“Our histories are so intertwined, all this imperialism and this redirection of resources, occupation of peoples’ lands… that stuff’s still playing out and we haven’t reckoned with it in so many ways. I really needed to write everything from a place that factored it all in – and that’s not necessarily history, that’s alive. You can’t separate the past from the present.
It’s an overcast Friday morning on South Australia’s Fleurieu Peninsula and Greenhills Adventure Park, one of the state’s last outdoor fun parks, is being quite literally carved up for sale.
Since opening its doors to the public in 1982, this once inconspicuous patch of rolling grassland has provided generations of children with peeling sunburn, countless rounds of mini-golf and that brief flood of endorphins as you head into the final dip of a waterslide.
But time has not been kind to Greenhills, or its business model.
As institutions around the world work to return Aboriginal ancestral remains to Country, more than 4600 Old People wait in storage at the South Australian Museum. A new Museum policy has committed to their repatriation, but to complete this massive task will require non-Indigenous South Australia to join the journey – and reckon with its own complicity.
“No one wanted to be accountable; once these burial grounds got dug up or our Old People were found, they’d quickly bring them to the Museum,” Kaurna Elder Jeffrey Newchurch explains.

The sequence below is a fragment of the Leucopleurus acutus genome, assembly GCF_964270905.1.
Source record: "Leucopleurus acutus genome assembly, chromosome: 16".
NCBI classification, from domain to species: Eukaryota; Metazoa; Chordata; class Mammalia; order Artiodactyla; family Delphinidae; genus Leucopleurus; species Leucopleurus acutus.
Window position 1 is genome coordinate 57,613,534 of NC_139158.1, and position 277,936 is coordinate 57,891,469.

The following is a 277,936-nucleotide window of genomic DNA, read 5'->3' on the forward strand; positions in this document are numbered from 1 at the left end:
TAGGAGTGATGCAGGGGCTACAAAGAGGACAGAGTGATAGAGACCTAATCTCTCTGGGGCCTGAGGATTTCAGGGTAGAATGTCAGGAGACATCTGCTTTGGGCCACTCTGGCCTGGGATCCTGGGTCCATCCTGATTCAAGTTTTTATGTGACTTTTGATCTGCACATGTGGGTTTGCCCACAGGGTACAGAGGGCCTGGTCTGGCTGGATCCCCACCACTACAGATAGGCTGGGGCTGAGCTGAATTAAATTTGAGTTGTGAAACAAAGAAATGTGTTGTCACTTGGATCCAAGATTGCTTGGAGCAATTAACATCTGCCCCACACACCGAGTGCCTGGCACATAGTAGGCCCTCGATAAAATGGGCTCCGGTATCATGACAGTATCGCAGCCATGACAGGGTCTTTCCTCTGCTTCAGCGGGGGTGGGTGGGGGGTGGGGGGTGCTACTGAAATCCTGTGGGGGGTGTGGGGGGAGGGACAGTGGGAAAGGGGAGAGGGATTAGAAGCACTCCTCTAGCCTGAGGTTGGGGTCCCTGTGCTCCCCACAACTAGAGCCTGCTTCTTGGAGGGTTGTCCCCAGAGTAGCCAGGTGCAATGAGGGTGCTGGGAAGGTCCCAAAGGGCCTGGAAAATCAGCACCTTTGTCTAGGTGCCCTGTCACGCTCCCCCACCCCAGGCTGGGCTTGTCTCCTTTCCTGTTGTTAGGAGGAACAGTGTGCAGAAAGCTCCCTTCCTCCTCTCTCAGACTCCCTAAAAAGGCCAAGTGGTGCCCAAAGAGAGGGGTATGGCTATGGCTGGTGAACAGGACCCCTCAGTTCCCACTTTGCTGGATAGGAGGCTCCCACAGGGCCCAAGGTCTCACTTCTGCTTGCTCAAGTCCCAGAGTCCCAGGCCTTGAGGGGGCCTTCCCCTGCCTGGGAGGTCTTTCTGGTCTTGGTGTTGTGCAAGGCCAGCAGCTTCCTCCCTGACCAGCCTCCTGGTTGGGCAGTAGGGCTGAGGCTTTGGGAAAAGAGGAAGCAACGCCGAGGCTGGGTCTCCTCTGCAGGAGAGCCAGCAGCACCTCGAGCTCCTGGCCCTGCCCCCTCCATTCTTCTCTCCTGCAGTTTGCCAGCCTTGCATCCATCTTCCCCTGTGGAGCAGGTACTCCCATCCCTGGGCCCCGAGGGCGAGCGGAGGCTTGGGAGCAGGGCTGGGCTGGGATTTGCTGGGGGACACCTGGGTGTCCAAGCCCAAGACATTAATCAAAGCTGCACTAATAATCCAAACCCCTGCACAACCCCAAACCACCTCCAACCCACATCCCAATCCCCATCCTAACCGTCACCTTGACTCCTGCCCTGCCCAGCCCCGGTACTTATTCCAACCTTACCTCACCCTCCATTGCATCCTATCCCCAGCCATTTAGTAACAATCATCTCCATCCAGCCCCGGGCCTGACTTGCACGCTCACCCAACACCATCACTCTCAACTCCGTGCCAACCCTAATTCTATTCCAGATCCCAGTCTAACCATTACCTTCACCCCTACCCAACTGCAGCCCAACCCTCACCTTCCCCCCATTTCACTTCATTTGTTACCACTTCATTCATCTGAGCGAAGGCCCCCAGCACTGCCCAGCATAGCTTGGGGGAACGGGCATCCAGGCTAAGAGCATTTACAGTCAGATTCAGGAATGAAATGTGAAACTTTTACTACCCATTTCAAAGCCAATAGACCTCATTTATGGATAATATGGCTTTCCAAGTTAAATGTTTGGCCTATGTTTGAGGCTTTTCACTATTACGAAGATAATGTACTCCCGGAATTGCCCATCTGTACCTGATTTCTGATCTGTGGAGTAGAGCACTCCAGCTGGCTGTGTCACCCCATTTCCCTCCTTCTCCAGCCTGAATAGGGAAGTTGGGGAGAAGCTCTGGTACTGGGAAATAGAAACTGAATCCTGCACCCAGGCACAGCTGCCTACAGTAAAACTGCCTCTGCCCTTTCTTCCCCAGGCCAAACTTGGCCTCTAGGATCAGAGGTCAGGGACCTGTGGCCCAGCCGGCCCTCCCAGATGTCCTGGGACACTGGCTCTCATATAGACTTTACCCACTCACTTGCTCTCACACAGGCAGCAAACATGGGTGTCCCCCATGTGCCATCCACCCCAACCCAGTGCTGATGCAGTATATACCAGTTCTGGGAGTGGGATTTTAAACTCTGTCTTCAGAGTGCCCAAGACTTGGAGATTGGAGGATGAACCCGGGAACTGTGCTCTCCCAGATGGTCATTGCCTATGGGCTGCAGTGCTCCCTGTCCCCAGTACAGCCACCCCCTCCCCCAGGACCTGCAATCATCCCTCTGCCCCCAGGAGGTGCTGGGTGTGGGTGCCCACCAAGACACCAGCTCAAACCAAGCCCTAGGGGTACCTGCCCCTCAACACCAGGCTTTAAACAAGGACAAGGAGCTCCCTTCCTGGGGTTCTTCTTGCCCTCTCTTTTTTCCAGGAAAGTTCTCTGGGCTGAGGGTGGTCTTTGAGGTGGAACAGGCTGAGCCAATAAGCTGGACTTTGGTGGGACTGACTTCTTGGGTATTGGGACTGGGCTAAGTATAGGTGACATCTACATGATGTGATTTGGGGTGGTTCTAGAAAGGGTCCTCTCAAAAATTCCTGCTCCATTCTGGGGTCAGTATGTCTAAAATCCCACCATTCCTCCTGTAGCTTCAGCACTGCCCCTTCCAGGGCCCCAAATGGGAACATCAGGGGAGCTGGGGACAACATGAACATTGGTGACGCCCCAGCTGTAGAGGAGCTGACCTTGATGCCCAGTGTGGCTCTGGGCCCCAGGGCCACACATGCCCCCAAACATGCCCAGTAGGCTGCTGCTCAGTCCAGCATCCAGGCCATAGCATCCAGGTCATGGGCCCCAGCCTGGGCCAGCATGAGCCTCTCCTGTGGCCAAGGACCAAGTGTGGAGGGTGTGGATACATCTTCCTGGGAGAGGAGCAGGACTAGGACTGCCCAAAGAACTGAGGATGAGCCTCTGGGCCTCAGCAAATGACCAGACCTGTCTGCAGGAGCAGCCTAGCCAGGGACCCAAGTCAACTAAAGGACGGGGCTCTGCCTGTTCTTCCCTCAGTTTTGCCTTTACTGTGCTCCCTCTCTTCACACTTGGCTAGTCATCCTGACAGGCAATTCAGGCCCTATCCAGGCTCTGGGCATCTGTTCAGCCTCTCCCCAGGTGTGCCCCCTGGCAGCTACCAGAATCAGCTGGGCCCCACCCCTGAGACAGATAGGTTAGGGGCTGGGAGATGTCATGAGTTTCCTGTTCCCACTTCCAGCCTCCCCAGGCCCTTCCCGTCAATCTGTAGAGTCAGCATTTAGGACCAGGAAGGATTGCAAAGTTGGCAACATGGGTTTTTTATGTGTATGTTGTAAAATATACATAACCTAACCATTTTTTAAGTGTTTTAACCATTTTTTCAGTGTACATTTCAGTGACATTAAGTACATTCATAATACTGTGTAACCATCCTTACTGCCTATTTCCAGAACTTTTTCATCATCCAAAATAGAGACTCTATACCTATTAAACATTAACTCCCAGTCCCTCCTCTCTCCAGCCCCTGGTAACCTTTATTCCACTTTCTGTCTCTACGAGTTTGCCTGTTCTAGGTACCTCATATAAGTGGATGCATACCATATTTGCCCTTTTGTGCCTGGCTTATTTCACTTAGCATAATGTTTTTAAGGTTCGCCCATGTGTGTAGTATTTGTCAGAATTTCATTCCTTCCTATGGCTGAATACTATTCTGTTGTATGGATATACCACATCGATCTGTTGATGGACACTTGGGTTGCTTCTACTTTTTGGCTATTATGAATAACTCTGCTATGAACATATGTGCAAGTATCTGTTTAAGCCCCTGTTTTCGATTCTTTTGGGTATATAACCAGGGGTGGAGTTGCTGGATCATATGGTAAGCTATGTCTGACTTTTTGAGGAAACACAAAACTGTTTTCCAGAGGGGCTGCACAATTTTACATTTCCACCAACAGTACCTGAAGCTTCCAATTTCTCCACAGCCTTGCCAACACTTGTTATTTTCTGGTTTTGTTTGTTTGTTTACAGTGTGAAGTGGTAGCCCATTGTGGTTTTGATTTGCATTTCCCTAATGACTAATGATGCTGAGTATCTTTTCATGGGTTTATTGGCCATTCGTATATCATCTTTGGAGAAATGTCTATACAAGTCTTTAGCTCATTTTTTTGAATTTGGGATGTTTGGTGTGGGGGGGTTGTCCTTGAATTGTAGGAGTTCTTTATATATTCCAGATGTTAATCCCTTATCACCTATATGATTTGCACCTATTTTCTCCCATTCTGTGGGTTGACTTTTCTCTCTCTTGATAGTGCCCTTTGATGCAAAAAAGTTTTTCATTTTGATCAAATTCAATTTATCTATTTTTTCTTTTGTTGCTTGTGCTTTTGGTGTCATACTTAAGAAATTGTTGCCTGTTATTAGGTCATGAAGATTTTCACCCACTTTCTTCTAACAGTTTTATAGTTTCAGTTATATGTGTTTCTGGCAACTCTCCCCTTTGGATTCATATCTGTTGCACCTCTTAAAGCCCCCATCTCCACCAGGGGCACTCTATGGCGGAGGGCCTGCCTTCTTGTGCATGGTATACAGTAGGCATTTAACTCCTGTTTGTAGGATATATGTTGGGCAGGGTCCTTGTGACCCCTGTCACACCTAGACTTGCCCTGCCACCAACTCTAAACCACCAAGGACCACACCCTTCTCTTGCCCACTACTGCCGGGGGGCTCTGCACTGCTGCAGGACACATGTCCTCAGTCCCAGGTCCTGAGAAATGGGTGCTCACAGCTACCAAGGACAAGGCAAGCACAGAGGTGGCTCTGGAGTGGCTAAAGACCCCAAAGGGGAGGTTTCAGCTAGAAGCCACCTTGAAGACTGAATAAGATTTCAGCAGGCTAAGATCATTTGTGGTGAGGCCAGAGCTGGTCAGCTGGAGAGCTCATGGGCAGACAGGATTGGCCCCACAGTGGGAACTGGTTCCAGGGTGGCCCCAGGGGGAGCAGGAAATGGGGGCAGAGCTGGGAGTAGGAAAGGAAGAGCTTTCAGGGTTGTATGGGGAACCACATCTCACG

COVID-19 has left Australia’s theatres, galleries and rehearsal rooms shuttered and its arts community reeling. But the unfortunately timed announcement of the Australia Council’s four-year funding cycle in April has shown just how this already underfunded sector is being pushed to the brink.
“It’s up there with one of the worst days of my life, I think,” Restless Dance Theatre artistic director Michelle Ryan explains. “We’ve really built our reputation, especially over the last three years, and we’re seen as a leader in disability and arts.”
For Ryan, the “heart-wrenching” news was made more bewildering by the Australia Council’s celebration of her work in March. “I was just a bit blindsided because three weeks earlier I had been given the Australia Council Award for Dance,” she says. “For me, it was sending quite mixed messages – I was shocked. We’ve won a bunch of awards, I seriously don’t know what more we could have done.
Originally published in The Adelaide Review, December 2019
1000 years ago Skellig Michael represented the harshest extremes of religious devotion marooned off Ireland’s southern coast. Now the island finds itself the focus of a new breed of reclusive fundamentalists: Star Wars fans.
Miles out from Ireland’s south-western tip Skellig Michael peers from the mist, a triangle of rock jutting out from the Atlantic. Along its side, two staircases of roughly hewn stone snake their way up a sheer face of rock and grass. On a plateau near the peak sits a group of weathered stone huts, huddled together and looking out at the sea.
For centuries this outpost was home to a tiny colony of Catholic monks, a dozen men at a time pitting their faith against wild weather, Viking raids and isolation at the edge of their known world. But recent years have seen Skellig Michael become popular among a different kind of pilgrim, and those generations of nameless monks overshadowed by another robed holy man — some guy called Luke Skywalker.